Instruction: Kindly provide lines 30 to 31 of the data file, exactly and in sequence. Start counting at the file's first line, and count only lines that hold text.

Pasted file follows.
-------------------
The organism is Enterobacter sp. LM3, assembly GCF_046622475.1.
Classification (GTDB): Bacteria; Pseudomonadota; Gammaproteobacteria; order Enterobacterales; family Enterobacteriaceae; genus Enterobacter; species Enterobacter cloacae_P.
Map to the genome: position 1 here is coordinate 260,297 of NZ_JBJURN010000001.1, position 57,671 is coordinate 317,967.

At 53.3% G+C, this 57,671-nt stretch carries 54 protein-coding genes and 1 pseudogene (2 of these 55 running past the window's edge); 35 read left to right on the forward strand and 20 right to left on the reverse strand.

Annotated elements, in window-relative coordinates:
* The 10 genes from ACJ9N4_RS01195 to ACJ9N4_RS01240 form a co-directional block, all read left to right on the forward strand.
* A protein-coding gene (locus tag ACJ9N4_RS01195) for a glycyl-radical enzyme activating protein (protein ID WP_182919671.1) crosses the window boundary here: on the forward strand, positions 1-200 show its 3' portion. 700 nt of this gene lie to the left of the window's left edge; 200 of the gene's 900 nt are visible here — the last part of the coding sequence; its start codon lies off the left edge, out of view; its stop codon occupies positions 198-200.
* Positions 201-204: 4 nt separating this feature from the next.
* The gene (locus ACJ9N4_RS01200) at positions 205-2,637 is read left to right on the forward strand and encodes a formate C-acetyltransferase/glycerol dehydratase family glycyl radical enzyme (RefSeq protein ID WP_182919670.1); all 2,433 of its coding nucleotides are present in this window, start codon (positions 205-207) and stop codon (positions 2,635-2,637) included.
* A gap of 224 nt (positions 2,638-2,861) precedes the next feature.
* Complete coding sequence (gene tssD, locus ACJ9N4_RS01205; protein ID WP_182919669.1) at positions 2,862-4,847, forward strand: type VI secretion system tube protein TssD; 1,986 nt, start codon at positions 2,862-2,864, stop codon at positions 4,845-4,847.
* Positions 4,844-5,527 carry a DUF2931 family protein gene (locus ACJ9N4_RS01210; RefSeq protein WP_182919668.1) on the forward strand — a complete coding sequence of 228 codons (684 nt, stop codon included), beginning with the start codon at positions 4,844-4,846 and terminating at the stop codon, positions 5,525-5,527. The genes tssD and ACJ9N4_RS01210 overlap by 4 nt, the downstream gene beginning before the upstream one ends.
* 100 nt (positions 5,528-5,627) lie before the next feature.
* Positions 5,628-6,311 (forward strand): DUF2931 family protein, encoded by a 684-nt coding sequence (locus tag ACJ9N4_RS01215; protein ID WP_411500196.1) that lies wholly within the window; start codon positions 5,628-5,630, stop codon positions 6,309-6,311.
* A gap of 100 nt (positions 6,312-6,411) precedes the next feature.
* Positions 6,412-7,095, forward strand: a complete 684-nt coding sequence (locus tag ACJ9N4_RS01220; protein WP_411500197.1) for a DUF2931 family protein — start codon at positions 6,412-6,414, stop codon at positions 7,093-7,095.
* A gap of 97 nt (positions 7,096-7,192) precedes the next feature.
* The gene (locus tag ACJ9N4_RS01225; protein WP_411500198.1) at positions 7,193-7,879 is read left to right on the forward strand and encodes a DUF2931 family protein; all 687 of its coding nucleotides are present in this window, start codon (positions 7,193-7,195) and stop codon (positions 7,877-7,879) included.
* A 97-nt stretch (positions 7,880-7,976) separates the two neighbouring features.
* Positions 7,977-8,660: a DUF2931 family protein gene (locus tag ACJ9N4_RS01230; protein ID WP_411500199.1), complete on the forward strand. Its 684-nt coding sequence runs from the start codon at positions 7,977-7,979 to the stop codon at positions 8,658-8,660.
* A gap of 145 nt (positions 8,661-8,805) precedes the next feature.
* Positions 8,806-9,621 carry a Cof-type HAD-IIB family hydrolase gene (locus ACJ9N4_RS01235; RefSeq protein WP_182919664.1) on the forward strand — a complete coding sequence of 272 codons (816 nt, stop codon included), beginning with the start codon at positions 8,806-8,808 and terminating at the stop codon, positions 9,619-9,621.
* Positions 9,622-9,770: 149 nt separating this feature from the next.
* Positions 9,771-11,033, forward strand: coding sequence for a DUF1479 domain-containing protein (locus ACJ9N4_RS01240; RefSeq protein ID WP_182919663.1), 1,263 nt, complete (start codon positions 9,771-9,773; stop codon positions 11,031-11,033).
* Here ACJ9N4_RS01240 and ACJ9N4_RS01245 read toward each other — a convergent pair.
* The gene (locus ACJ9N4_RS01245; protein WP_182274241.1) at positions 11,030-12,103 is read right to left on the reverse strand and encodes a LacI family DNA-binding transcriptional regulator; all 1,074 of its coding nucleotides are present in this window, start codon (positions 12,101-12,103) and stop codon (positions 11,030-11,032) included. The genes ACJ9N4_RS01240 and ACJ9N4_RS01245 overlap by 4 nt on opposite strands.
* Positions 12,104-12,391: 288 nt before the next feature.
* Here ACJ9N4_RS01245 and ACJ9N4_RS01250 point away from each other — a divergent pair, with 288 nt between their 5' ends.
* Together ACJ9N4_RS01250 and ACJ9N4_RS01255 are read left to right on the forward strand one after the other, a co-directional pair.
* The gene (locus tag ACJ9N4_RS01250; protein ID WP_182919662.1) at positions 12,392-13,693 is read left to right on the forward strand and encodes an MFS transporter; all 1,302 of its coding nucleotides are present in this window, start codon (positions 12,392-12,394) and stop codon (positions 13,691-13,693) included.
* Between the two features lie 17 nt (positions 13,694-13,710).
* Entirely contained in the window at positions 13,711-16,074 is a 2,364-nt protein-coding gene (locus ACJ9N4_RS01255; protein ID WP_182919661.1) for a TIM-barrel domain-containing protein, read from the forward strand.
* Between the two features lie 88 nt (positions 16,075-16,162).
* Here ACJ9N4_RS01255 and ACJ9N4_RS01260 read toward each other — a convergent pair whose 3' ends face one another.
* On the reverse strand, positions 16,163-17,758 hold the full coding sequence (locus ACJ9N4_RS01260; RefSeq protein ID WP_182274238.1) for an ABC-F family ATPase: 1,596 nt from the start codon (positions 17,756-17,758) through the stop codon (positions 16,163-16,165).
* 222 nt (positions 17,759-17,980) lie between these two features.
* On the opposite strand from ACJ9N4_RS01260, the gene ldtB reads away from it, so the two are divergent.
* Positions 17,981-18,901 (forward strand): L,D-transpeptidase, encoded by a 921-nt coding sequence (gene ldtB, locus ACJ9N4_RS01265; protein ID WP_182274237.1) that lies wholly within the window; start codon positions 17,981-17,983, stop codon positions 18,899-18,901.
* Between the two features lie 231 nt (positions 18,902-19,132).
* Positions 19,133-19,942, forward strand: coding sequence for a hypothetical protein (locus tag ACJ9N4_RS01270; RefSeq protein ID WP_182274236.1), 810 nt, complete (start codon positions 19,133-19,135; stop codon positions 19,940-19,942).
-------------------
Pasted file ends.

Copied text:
* The gene (locus tag ACJ9N4_RS01250; protein ID WP_182919662.1) at positions 12,392-13,693 is read left to right on the forward strand and encodes an MFS transporter; all 1,302 of its coding nucleotides are present in this window, start codon (positions 12,392-12,394) and stop codon (positions 13,691-13,693) included.
* Between the two features lie 17 nt (positions 13,694-13,710).